God’s question to Cain reveals how God sees the human person. It’s the image of one able to respond to the call of his brother or sister. Fraternity is an anthropological structure that defines what it means to be human. It does not matter if a brother or sister is born under my own roof or arrives on my beach in a raft. The other is a reality ‘within’ me. The way in which I welcome the other does not speak to who they are. Rather it speaks to who I am.  


What elements of fraternity regard both past historical events and the reality we’re living today? 

Fraternity is seen most especially in one fundamental principle of human reality: While we’re able to choose our friends and spouses, the same is not true for our brothers or sisters. We are not the source of their existence nor do we have power over it. They live side by side with you and I, and have equal human value, dignity and rights. But fraternity is also based on the fundamental principal of diversity: There is no such thing as one brother or one sister exactly identical to another. Equality between brothers and sisters consists in freedom and diversity. Thus, from this perspective, fraternity is an objective part of our existence, a lived, human condition. 

But fraternity also demands a more subjective component, too: Do I accept - or refuse to accept - the existence of another human person? Fraternity is the master switch by which we turn on or off opportunities to build a community in our families, in society and politics, and within economic structures. It’s the foundational basis for human co-existence. In this sense, fraternity has a third fundamental aspect, a guiding principle related to freedom and equality. In this way, freedom doesn’t become a power struggle and equality doesn’t degrade into forced uniformity.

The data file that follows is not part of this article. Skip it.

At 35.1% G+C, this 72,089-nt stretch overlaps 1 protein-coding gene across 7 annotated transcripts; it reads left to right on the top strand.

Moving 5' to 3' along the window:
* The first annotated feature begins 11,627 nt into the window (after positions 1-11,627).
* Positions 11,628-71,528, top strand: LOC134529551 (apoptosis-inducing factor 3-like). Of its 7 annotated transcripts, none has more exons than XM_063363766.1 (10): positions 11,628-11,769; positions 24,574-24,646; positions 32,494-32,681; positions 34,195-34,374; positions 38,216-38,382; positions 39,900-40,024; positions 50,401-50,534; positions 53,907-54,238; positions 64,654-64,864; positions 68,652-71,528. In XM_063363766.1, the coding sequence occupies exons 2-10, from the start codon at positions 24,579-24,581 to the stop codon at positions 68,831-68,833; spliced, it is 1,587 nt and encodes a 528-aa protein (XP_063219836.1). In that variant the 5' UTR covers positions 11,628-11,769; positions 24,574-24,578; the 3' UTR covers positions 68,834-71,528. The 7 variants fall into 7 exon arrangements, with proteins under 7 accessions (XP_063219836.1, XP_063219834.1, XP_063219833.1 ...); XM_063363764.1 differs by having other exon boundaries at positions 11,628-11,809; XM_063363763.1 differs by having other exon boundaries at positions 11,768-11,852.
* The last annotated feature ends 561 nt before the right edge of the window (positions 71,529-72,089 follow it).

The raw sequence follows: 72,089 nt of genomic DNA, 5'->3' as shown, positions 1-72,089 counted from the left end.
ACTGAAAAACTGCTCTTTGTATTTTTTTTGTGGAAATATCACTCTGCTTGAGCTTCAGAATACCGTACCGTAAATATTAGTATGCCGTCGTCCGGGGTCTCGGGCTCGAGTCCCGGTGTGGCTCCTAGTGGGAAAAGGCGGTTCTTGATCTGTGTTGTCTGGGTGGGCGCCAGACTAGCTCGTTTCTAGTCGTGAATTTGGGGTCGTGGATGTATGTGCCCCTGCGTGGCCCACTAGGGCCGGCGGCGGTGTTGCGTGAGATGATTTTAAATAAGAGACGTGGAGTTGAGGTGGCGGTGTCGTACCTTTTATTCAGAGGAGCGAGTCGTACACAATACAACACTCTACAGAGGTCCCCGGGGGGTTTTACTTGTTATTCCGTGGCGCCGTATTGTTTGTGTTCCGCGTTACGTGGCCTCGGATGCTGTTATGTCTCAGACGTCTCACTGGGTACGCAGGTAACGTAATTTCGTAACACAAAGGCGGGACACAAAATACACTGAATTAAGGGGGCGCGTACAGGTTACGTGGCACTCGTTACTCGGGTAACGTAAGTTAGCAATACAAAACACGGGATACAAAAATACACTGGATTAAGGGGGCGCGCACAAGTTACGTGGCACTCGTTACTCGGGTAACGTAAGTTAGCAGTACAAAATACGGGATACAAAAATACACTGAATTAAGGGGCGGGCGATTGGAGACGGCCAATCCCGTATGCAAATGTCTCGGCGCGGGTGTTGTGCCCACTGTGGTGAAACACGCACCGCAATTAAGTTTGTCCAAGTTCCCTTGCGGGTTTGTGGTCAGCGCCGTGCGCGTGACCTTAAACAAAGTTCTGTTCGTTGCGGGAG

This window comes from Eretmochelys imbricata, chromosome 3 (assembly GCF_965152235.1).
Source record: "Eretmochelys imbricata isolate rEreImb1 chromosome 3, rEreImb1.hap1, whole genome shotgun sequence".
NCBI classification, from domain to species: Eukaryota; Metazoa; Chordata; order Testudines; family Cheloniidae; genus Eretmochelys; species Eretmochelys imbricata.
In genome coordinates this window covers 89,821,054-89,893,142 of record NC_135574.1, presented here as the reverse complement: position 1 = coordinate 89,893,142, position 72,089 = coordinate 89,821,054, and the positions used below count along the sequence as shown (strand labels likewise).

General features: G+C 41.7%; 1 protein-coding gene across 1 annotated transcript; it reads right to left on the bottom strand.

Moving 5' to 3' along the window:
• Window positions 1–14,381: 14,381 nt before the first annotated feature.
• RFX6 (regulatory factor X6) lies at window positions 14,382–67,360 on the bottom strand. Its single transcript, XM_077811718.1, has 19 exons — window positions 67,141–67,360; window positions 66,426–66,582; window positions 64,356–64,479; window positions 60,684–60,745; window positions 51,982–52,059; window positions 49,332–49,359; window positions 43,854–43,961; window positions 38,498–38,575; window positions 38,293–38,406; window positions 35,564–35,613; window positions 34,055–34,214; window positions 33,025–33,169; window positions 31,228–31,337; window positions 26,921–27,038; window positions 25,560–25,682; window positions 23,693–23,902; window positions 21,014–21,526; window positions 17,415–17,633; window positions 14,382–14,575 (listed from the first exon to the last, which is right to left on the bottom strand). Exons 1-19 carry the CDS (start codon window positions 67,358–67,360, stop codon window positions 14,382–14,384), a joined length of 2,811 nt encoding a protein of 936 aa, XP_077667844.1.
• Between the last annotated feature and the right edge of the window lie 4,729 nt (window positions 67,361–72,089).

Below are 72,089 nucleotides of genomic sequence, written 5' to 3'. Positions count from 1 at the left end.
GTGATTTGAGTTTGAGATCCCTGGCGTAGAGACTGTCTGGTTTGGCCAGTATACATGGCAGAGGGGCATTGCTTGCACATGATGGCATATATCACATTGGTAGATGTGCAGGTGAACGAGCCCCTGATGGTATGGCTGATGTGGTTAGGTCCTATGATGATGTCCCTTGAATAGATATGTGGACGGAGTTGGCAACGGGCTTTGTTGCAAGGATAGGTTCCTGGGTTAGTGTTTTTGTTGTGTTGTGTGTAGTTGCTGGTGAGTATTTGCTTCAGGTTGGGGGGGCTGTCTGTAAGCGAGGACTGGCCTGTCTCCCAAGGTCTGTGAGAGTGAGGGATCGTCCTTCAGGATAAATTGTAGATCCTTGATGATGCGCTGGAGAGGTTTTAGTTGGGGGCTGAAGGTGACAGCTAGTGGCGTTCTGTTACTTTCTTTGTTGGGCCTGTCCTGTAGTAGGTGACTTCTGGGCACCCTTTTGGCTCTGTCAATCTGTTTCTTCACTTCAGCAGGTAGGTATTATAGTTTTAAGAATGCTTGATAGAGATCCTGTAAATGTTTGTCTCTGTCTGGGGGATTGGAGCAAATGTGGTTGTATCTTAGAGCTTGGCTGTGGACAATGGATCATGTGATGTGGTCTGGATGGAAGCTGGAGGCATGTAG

So, if we were to propose a basic starting point for dialogue and reflection without trying to give a label to everything, we could say that fraternity is the horizontal relationship between free and equal subjects who recognize that they share, before everything else, a common origin and a belonging to the same greater community. As a consequence, they act in such a way as to acknowledge, respect and support one another’s differing identities and work to re-enkindle freedom and equality in all those places where it is threatened or diminished.


Fraternity has always played a central role in Christianity. Has Pope Francis's pontificate brought new insights in this regard?

Fraternity is alive today just as in the past. The recent creation of new centers for scholarly research, the development of university curriculum around the principle of fraternity (like at my own institution, Sophia University Institute), and the birth of organizations focused specifically on fostering fraternity through concrete projects and initiatives, are all robust signs of something new that’s developing. 

Fraternity arises from the central core of the human person without distinction by culture or religion. But there is need to set it aflame in the human heart, to nourish it and enable it to be understood. This is Christianity’s task. It’s a task that constantly comes forth in the clear and intelligent thoughts and actions of Pope Francis. In fact, there exists a specific fraternal intelligence that enables one to take on the important tasks of today’s world: that of overcoming conflicts and divisions, salvaging all who’ve been despised and cast aside, and rebuilding the unity of the human family.